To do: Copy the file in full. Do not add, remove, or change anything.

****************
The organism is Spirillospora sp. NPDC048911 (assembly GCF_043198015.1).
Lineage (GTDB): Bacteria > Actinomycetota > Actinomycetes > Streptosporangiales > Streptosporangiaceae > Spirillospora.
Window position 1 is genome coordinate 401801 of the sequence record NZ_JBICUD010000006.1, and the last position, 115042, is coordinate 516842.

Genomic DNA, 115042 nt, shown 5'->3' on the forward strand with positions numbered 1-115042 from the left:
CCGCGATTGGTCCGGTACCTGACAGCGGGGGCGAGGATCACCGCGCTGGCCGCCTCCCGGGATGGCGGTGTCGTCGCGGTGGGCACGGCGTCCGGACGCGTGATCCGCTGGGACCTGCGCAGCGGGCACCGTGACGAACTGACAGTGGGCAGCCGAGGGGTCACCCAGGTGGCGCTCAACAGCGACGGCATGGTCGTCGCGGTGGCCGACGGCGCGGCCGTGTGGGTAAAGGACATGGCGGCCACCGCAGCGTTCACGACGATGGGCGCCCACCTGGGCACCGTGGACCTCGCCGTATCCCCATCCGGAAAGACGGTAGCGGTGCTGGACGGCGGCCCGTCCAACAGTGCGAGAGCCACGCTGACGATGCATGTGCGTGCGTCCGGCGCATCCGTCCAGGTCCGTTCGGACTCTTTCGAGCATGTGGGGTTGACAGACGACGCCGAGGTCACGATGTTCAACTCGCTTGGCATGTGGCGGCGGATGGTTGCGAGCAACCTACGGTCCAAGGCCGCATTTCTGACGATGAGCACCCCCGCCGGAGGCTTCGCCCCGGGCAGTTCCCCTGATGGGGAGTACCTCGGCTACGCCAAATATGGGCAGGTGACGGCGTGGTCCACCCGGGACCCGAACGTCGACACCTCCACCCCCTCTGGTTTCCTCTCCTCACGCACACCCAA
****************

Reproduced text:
The organism is Spirillospora sp. NPDC048911 (assembly GCF_043198015.1).
Lineage (GTDB): Bacteria > Actinomycetota > Actinomycetes > Streptosporangiales > Streptosporangiaceae > Spirillospora.
Window position 1 is genome coordinate 401801 of the sequence record NZ_JBICUD010000006.1, and the last position, 115042, is coordinate 516842.

Genomic DNA, 115042 nt, shown 5'->3' on the forward strand with positions numbered 1-115042 from the left:
CCGCGATTGGTCCGGTACCTGACAGCGGGGGCGAGGATCACCGCGCTGGCCGCCTCCCGGGATGGCGGTGTCGTCGCGGTGGGCACGGCGTCCGGACGCGTGATCCGCTGGGACCTGCGCAGCGGGCACCGTGACGAACTGACAGTGGGCAGCCGAGGGGTCACCCAGGTGGCGCTCAACAGCGACGGCATGGTCGTCGCGGTGGCCGACGGCGCGGCCGTGTGGGTAAAGGACATGGCGGCCACCGCAGCGTTCACGACGATGGGCGCCCACCTGGGCACCGTGGACCTCGCCGTATCCCCATCCGGAAAGACGGTAGCGGTGCTGGACGGCGGCCCGTCCAACAGTGCGAGAGCCACGCTGACGATGCATGTGCGTGCGTCCGGCGCATCCGTCCAGGTCCGTTCGGACTCTTTCGAGCATGTGGGGTTGACAGACGACGCCGAGGTCACGATGTTCAACTCGCTTGGCATGTGGCGGCGGATGGTTGCGAGCAACCTACGGTCCAAGGCCGCATTTCTGACGATGAGCACCCCCGCCGGAGGCTTCGCCCCGGGCAGTTCCCCTGATGGGGAGTACCTCGGCTACGCCAAATATGGGCAGGTGACGGCGTGGTCCACCCGGGACCCGAACGTCGACACCTCCACCCCCTCTGGTTTCCTCTCCTCACGCACACCCAA